Tag Archives: stem cells

Mice created from skin cells

From Cox Newspapers

WEST PALM BEACH, Fla. — Scientists at The Scripps Research Institute in San Diego have created healthy adult mice out of mouse skin cells — no sperm, no egg. Just skin.

The feat, described in the scientific journal Nature this week, was intended to prove that adult cells can be reprogrammed backward in their development, until they have all the desirable characteristics of embryonic stem cells.

According to Gerard McGill, a medical ethicist at Duquesne University’s Center for Healthcare Ethics, this means the ability to treat diabetes, Alzheimer’s, Parkinson’s, hearing loss, or spinal cord damage with a patient’s own cells is within reach.

“It proves that reprogrammed cells are equivalent to embryonic stem cells,” McGill said. “Treatments are at least 15 or 20 years away, but they are reasonable.”

Reprogramming mouse skin cells to grow into complete mice required advances in mouse genetics, genetic engineering, stem cell biology and reproductive technology.

The scientists started using standard fetal mouse skin cells. They then genetically engineered viruses to carry genes for four key proteins believed to be able to reprogram a cell’s behavior. The viruses infected the skin cells, forcing them to produce the compounds.

The scientists hand-selected cells that had the most obvious stem-cell-like traits.

The cells were eventually transferred into fertile female mice.

Two of the embryos survived to become fertile adults.

Replacement teeth grown in mice

Researchers in Japan have successfully grown replacement teeth in mice, according to a report in PNAS journal.

Tissue containing the cells and instructions for building a tooth was transplanted into the jawbones of mice.

They report that these tissue “germs” regularly grew into fully functional teeth with a hardness comparable to that of the natural variety.

The work illustrates a technique that could lead to engineered organ replacements, according to the authors.

They found that nerve fibres were able to grow throughout the teeth and respond to pain stimulation.

The researchers also tracked gene expression in the engineered tooth “germ” with a fluorescent protein.

This revealed that genes that were normally activated in tooth development were also active during growth of the engineered replacement.

The study was led by Etsuko Ikeda from the Tokyo University of Science, Japan.

Researchers May Have Found Equivalent of Embryonic Stem Cells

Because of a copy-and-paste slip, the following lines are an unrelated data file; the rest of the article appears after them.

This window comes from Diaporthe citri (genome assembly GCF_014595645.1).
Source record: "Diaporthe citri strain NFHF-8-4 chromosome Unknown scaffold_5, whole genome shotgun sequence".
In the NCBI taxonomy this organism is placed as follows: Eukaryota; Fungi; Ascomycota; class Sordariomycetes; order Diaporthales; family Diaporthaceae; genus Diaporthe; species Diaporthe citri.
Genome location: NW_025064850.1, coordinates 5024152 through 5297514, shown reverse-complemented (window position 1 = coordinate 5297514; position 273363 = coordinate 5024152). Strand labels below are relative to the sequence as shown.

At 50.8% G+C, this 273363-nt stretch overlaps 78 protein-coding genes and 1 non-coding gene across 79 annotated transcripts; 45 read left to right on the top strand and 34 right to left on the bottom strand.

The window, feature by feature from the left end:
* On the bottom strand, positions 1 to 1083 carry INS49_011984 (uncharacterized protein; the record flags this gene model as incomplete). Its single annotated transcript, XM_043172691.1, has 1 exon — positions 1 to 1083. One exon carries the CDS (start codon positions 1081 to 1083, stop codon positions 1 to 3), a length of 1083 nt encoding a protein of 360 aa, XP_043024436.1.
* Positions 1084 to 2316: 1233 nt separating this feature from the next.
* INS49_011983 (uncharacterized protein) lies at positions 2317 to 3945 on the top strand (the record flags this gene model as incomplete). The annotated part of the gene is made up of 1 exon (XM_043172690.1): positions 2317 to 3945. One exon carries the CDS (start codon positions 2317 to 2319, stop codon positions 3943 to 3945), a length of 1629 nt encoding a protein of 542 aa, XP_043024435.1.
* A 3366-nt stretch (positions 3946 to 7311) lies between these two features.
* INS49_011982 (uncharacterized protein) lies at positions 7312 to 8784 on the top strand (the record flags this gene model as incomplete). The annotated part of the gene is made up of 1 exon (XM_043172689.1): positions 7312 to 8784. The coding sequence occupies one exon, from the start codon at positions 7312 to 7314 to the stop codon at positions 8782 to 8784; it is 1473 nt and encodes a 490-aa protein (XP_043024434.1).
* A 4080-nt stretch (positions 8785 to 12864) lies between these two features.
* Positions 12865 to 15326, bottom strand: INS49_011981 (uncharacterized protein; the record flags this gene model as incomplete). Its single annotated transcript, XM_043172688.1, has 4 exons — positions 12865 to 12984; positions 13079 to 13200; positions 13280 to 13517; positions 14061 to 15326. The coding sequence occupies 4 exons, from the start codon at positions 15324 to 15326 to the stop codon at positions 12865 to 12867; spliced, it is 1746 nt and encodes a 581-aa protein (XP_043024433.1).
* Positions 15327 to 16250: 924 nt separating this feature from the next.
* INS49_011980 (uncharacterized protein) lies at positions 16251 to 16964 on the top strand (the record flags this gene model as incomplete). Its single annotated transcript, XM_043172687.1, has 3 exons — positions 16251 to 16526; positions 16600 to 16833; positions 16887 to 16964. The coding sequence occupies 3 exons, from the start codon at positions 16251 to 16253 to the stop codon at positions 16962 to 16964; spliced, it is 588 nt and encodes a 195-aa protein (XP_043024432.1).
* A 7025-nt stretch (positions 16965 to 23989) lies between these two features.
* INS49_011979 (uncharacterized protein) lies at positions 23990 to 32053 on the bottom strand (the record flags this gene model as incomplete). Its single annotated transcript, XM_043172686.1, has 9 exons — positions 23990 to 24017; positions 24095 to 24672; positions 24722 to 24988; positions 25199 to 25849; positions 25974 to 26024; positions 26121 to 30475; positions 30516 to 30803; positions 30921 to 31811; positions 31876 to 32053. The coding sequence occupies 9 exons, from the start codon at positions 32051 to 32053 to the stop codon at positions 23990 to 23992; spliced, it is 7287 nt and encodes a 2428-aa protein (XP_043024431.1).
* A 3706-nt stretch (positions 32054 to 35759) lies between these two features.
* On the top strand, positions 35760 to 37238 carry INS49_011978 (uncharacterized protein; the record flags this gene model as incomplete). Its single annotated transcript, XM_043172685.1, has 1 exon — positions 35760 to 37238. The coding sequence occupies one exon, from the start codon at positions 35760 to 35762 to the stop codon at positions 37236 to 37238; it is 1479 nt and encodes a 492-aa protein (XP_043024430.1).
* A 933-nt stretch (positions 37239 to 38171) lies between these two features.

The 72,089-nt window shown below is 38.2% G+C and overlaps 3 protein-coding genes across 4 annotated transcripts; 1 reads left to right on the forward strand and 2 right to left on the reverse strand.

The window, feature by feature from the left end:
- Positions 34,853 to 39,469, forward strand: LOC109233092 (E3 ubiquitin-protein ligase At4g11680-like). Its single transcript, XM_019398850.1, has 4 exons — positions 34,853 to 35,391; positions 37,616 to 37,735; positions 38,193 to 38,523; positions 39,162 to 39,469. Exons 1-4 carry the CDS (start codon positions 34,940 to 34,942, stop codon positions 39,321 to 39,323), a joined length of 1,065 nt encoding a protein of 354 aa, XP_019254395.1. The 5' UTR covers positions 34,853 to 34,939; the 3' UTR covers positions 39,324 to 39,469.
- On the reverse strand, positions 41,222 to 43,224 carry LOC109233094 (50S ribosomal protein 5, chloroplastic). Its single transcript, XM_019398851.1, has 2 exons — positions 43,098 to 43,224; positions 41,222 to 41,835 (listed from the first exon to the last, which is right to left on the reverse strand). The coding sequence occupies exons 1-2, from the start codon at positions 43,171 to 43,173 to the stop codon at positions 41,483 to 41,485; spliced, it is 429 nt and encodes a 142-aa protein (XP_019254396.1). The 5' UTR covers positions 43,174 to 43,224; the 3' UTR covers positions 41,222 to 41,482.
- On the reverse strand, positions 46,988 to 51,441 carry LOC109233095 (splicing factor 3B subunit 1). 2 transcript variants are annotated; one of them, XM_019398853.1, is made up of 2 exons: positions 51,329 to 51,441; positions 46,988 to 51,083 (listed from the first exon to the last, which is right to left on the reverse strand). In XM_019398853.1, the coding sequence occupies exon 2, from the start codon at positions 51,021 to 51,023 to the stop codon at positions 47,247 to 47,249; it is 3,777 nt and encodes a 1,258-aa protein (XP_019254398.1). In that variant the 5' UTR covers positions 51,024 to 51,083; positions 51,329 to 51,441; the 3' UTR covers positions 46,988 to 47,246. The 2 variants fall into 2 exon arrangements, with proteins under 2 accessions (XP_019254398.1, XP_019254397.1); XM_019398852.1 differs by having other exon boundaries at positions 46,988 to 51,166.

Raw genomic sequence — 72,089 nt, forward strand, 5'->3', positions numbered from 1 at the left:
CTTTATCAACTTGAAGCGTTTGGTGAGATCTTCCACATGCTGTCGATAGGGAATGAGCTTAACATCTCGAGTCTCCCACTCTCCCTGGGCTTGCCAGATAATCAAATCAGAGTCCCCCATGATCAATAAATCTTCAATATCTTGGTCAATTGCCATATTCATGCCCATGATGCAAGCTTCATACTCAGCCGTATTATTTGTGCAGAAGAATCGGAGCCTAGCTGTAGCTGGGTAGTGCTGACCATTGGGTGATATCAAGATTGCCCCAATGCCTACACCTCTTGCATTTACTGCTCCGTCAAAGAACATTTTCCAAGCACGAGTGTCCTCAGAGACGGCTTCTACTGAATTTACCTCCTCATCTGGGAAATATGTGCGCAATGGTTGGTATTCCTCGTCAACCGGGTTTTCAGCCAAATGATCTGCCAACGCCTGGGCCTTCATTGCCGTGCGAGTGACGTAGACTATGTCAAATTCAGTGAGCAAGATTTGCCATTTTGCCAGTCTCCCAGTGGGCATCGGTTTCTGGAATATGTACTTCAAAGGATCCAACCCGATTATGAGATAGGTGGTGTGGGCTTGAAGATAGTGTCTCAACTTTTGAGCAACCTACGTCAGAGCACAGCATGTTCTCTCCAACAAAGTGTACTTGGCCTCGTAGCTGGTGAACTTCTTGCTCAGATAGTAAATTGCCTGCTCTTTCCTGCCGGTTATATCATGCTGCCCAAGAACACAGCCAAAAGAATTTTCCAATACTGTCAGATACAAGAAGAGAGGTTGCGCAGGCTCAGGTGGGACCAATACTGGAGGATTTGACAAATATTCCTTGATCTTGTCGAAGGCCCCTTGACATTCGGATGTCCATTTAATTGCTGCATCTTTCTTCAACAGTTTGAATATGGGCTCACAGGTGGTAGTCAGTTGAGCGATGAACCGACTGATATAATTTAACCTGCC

By Rob Stein, WashingtonPost.com

Chinese scientists have bred mice from cells that might offer an alternative to human embryonic stem cells, producing the most definitive evidence yet that the technique could help sidestep many of the explosive ethical issues engulfing the controversial field but raising alarm that the advance could lead to human cloning and designer babies.

In papers published online Thursday by two scientific journals, separate teams of researchers from Beijing and Shanghai reported that they had for the first time created virtual genetic duplicates of mice using skin cells from adult animals that had been coaxed into the equivalent of embryonic stem cells.

The findings were welcomed by supporters and opponents of human embryonic stem cell research as a long-sought vital step in proving that the cells could be as useful as embryonic cells for studying and curing many illnesses.

The results come just as the Obama administration has eased federal restrictions on government funding for embryonic stem cell research, and they could influence how to prioritize millions of dollars in new spending in the field.

But because of concerns that the techniques might make cloning and genetic engineering of embryos easier, the work could reignite calls for a ban on attempts to clone people and for restrictions on genetic manipulation of embryos.

“The implications of this are both enormously important and troublesome,” said Robert Lanza, a stem cell researcher at Advanced Cell Technology in Worcester, Mass. “It revives many of the issues raised by reproductive cloning.”

Many scientists believe human embryonic stem cell research could revolutionize medicine by enabling doctors to use genetically matched tissue to treat many diseases. But the field has been mired in controversy because embryos are destroyed to obtain the cells.

In 2006, scientists discovered that they could induce adult cells to regress to a stage that appeared identical to embryonic stem cells, called induced pluripotent stem (iPS) cells. Although scientists have become increasingly adept at creating and manipulating such cells, questions have lingered about whether they are truly equivalent. The new experiments were designed to put the cells to what has long been considered the most rigorous test.

In the studies, published in the journals Nature and Cell Stem Cell, the researchers used viruses to flip genetic switches in the DNA of skin cells from adult mice to turn them into iPS cells in the laboratory. The researchers then injected some of the iPS cells into very early embryos that are capable of forming a placenta but not of fully developing on their own. The resulting embryos were then transferred into the wombs of surrogate mice.

One team of scientists led by Qi Zhou of the Chinese Academy of Sciences created 37 iPS cell lines, three of which produced 27 live offspring, the first of which they named Tiny. One of the offspring, a 7-week-old male, went on to impregnate a female and produce young of its own. Altogether, the researchers bred at least 100 first-generation mice and hundreds of second-generation mice that were nearly identical genetically to the mice from which the iPS cells were derived.